Kathryn here. I’m having a fabulous time here in the Big Easy. As Herman referenced earlier, it is bittersweet, since the dichotomy between the good times rolling in the French Quarter and the devastation in the Upper Ninth Ward is rather striking.
My last trip down to Louisiana occurred a few months shy of Katrina, and I wasn’t prepared for what I would encounter this time around. Whole neighborhoods are dilapidated. Doors and windows are boarded up; it’s only occupants were likely disaster crews making assessments. A sign cautioning once busy traffic to slow for children in a school zone now stands alone amongst a deserted street. The school is being demolished. Most of the abandoned houses are spray painted with a large X. Inside it lie four quadrants for assessment crews to mark their crew name, date of entry, number of dead or deceased found in the home, and any other notes- such as found pets or an unsafe entryway about to cave in. I’ve never seen anything like this in my life. I’m reading Jared Diamond’s “Collapse”, which recounts fallen societies fated by environmental ruin. It certainly draws uncomfortable similarities to what our “worst case scenario” could have been here.
But there’s a reason I’m having such a good time. Our Habitat affiliates are phenomenal. Neighbors are returning, one house at a time. There is hope. For the south has a way of bonding. Maybe it’s the beignets, or the hurricanes at Pat O’Brien’s, but it’s probably the people. People make a place and the music and the anticipation of a neighborhood revival make this. On the worksite each day, locals pass by and wave. I’m swinging from the rafters on our incomplete roof, nailing and sweating in the 90-degree morning heat. And I love every minute of it. Our work here accomplishes that sense of revival; that neighborhood that is creating itself all over again. Like a song they forgot the words to, but we’re all here singing it back to them, so they can discover it as if for the first time.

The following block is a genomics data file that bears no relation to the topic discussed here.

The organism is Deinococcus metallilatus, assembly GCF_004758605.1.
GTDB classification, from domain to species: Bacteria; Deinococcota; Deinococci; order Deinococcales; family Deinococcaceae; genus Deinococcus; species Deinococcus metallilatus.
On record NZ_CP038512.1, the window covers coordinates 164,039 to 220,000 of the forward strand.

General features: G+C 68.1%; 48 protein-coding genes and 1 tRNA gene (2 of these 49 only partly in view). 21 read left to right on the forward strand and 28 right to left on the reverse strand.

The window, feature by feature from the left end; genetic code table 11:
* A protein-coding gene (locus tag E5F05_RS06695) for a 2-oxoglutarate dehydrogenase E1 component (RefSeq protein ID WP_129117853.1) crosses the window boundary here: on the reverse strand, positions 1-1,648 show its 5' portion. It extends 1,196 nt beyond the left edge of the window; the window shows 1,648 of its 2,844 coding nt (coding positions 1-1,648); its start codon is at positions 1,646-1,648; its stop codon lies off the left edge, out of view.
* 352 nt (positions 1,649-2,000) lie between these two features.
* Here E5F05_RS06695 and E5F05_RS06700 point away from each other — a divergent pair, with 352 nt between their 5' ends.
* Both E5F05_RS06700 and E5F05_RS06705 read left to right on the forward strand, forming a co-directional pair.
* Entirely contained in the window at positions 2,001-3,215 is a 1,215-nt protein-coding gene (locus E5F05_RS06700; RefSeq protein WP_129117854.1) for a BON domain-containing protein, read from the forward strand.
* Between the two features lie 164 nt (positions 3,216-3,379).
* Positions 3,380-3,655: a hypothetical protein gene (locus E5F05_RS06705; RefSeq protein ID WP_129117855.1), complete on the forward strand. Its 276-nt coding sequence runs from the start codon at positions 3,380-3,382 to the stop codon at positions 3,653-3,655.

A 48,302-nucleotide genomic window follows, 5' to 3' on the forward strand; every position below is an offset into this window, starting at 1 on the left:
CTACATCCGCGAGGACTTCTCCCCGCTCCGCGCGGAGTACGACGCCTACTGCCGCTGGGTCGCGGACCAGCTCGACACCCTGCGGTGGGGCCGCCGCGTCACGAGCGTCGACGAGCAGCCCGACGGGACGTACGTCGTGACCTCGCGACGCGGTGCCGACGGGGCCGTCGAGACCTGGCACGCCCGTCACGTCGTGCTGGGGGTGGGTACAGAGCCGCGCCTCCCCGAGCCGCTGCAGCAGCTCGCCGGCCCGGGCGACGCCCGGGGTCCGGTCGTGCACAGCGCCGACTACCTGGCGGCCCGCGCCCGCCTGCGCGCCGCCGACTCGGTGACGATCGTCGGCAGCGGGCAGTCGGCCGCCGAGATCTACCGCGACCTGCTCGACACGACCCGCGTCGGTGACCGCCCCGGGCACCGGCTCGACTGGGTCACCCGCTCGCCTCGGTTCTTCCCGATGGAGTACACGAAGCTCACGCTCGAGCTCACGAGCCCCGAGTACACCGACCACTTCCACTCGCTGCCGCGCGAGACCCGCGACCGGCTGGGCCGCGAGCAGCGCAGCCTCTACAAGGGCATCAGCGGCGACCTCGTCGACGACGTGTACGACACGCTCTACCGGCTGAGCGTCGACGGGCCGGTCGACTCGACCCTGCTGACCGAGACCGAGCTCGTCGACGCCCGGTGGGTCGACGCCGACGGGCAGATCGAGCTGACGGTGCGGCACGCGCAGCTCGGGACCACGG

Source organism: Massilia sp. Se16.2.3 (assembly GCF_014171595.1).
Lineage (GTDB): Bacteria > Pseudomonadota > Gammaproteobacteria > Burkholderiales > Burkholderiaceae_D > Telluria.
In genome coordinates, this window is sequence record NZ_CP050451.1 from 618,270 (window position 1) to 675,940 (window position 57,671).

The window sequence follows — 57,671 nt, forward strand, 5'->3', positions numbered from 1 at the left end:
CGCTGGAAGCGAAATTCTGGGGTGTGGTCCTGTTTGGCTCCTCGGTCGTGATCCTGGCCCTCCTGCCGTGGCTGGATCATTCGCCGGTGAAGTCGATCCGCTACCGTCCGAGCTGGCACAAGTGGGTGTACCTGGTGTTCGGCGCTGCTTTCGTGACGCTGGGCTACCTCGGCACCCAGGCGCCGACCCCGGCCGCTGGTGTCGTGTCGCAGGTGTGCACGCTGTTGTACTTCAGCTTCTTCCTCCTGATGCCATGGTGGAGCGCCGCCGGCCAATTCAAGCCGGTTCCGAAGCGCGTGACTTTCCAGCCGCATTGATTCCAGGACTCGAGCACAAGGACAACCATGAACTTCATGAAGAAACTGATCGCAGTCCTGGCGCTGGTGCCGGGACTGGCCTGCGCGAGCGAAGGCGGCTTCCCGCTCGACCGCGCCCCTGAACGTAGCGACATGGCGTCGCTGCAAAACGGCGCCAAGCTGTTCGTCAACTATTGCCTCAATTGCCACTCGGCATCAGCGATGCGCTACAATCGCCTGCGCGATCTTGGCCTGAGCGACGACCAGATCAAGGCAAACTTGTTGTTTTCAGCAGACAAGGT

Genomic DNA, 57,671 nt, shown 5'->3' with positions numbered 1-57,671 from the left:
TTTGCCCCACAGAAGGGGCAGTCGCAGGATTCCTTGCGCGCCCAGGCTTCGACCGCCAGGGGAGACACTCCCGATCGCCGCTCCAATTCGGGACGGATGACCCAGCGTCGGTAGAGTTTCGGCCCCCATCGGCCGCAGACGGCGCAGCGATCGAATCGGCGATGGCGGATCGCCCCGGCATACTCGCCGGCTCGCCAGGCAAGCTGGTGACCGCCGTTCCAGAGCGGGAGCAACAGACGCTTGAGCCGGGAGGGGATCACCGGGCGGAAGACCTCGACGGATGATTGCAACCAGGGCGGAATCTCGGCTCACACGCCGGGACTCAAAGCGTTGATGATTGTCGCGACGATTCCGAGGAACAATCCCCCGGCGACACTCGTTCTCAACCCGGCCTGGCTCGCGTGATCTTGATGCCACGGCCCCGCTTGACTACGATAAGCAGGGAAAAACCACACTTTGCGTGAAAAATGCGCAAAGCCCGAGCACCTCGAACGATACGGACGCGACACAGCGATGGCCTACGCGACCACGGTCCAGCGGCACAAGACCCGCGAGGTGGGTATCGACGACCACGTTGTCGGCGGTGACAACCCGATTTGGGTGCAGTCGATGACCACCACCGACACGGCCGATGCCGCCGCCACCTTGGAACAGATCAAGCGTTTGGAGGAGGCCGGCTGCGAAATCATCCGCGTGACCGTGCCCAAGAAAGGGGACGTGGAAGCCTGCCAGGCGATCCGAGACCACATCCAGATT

This is New Orleans. Discovery. The southern charm of flowers draping over wrought iron balconies in the French Quarter, where music- all kinds of music- seep out through open windows and courtyards to each passerbyer. I can’t help but experience pure bliss.
I’m sitting on my balcony in the French Quarter, reminiscing about the day. It’s really special to be living this experience with such an amazing team of Berklee faculty and staff. I’ve learned such important things from them, too. Eat bananas so your muscles don’t cramp. Flushing several inches of rainwater out of a house with OSB and a broom is called Louisiana Hockey. (That’s an official term.) Crawfish, jambalaya, and oyster po-boys are really, really good. (And should be eaten every day.) The Red Sox can be enjoyed in Louisiana, too. Just because there’s a hail storm outside, doesn’t mean there will be a tornado. (But it does require cramming a large family in their rental car and driving them through nearly-flooded streets to Subway to wait out the storm.) Always check with management at your local restaurant prior to using their bathroom plunger. (It’s possible it could break in time of crisis.) And finally, having a balcony in the French Quarter can be a charming experience, but only until being serenading by a local southern gentlemen with outstretched arms and a belt headed for Broadway.
Yeah, this is New Orleans.